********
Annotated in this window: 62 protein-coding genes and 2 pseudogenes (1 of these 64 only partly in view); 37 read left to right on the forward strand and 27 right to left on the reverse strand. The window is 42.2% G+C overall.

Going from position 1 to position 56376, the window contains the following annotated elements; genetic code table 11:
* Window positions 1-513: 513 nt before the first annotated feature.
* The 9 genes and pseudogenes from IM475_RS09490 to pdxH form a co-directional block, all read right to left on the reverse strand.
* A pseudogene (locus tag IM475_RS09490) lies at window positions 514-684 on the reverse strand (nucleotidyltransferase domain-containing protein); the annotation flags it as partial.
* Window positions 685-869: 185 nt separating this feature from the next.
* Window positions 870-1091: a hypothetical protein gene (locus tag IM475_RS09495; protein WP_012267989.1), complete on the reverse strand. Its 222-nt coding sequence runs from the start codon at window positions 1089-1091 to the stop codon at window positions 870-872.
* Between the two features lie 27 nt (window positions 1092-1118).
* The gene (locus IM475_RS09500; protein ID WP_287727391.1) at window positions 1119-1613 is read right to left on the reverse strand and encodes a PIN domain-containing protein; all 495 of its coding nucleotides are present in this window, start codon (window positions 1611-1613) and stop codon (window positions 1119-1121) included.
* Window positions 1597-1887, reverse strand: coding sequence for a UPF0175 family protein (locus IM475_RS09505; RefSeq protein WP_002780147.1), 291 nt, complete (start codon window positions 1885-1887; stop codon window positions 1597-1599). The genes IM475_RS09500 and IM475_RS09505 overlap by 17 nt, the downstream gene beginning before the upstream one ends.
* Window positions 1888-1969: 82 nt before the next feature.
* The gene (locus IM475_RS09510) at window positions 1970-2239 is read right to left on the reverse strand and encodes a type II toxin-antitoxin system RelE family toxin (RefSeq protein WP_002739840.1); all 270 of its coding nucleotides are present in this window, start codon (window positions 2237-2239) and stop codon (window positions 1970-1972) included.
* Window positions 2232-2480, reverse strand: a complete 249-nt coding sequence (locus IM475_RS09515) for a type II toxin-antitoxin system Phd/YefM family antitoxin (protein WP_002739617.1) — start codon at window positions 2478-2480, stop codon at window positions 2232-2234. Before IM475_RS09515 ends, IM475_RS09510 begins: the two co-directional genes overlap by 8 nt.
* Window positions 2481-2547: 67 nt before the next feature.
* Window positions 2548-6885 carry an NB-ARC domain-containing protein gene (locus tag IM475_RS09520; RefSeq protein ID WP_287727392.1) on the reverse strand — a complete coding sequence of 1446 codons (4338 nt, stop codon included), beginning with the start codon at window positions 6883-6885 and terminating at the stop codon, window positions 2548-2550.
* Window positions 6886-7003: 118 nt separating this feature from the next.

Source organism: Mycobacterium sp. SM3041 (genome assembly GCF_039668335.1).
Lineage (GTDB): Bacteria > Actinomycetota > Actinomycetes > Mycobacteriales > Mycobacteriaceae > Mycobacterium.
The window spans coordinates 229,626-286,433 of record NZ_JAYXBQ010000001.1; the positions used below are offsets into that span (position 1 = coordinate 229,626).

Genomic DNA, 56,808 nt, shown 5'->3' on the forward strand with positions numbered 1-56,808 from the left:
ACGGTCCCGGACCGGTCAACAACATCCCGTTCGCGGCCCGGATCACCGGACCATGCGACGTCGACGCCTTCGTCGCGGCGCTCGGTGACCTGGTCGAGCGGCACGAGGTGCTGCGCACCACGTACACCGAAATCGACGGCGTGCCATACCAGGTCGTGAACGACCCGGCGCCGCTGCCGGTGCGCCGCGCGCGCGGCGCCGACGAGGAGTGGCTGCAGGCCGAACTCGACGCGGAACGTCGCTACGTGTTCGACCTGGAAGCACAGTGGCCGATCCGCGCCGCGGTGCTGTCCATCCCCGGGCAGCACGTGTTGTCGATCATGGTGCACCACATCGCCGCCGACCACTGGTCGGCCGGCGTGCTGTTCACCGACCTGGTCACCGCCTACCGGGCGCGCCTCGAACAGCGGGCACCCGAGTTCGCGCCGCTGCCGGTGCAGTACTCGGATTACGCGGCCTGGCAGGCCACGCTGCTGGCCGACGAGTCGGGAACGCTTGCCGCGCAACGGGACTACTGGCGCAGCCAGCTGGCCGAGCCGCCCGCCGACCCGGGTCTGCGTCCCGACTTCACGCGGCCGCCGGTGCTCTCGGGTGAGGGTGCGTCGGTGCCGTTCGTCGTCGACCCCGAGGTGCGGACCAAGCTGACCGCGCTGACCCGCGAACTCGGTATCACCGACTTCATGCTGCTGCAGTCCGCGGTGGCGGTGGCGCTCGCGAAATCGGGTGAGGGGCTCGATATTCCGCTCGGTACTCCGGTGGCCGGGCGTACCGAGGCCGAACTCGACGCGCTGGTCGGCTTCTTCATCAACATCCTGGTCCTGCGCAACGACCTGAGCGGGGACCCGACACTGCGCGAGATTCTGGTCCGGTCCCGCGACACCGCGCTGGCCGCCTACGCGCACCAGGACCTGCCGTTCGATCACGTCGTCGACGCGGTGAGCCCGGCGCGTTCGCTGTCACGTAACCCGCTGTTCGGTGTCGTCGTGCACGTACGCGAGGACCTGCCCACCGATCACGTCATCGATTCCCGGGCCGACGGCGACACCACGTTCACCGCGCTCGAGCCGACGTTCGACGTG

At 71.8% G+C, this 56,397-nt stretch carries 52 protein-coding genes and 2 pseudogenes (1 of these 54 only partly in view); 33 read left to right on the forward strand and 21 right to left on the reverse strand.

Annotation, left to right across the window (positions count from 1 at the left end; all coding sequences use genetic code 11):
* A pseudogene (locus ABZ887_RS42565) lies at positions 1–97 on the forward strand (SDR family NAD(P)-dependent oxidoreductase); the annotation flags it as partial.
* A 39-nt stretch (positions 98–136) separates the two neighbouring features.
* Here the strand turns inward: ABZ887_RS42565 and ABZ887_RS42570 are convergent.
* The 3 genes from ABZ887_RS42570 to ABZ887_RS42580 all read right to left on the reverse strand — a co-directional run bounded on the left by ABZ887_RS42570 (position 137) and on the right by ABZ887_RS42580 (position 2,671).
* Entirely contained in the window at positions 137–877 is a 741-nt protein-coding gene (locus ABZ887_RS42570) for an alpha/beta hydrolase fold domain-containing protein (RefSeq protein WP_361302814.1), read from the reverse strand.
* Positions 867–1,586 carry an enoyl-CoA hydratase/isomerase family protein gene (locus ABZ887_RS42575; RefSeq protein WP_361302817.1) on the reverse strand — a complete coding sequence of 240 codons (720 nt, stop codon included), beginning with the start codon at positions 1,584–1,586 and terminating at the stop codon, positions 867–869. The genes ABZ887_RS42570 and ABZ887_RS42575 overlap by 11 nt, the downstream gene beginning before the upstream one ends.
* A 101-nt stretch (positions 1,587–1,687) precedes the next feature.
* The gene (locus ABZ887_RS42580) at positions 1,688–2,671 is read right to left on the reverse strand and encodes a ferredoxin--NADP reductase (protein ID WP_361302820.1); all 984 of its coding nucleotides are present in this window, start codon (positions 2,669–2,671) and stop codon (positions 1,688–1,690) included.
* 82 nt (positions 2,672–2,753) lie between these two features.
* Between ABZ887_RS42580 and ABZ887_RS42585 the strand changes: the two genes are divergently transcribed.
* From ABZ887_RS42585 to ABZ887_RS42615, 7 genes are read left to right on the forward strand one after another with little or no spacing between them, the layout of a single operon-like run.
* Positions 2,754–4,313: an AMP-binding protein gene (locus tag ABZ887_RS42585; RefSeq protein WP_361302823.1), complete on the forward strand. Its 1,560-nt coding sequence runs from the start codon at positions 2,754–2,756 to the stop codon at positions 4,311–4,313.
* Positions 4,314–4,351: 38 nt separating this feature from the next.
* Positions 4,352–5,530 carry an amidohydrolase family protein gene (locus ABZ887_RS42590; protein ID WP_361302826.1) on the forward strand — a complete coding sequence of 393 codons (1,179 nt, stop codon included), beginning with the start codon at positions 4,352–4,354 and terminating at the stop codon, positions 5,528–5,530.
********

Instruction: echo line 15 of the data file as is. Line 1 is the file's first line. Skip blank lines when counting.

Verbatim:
* Window positions 2548-6885 carry an NB-ARC domain-containing protein gene (locus tag IM475_RS09520; RefSeq protein ID WP_287727392.1) on the reverse strand — a complete coding sequence of 1446 codons (4338 nt, stop codon included), beginning with the start codon at window positions 6883-6885 and terminating at the stop codon, window positions 2548-2550.